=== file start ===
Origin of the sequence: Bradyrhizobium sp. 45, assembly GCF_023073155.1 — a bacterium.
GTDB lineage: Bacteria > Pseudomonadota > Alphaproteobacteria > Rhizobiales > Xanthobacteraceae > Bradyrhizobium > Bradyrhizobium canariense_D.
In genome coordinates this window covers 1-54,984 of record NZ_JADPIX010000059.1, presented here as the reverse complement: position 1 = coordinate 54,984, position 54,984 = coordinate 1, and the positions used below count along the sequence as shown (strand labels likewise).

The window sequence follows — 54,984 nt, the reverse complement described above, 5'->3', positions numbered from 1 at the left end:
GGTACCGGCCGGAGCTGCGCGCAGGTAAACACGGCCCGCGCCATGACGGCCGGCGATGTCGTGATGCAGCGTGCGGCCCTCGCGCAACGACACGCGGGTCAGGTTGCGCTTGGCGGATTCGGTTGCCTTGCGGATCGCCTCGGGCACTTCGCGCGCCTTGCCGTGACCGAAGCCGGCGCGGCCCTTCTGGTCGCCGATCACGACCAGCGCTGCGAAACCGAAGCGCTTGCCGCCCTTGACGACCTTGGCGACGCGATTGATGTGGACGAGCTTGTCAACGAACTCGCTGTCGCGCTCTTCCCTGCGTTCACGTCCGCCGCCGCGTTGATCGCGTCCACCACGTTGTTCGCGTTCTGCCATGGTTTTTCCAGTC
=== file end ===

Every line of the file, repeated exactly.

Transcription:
Origin of the sequence: Bradyrhizobium sp. 45, assembly GCF_023073155.1 — a bacterium.
GTDB lineage: Bacteria > Pseudomonadota > Alphaproteobacteria > Rhizobiales > Xanthobacteraceae > Bradyrhizobium > Bradyrhizobium canariense_D.
In genome coordinates this window covers 1-54,984 of record NZ_JADPIX010000059.1, presented here as the reverse complement: position 1 = coordinate 54,984, position 54,984 = coordinate 1, and the positions used below count along the sequence as shown (strand labels likewise).

The window sequence follows — 54,984 nt, the reverse complement described above, 5'->3', positions numbered from 1 at the left end:
GGTACCGGCCGGAGCTGCGCGCAGGTAAACACGGCCCGCGCCATGACGGCCGGCGATGTCGTGATGCAGCGTGCGGCCCTCGCGCAACGACACGCGGGTCAGGTTGCGCTTGGCGGATTCGGTTGCCTTGCGGATCGCCTCGGGCACTTCGCGCGCCTTGCCGTGACCGAAGCCGGCGCGGCCCTTCTGGTCGCCGATCACGACCAGCGCTGCGAAACCGAAGCGCTTGCCGCCCTTGACGACCTTGGCGACGCGATTGATGTGGACGAGCTTGTCAACGAACTCGCTGTCGCGCTCTTCCCTGCGTTCACGTCCGCCGCCGCGTTGATCGCGTCCACCACGTTGTTCGCGTTCTGCCATGGTTTTTCCAGTC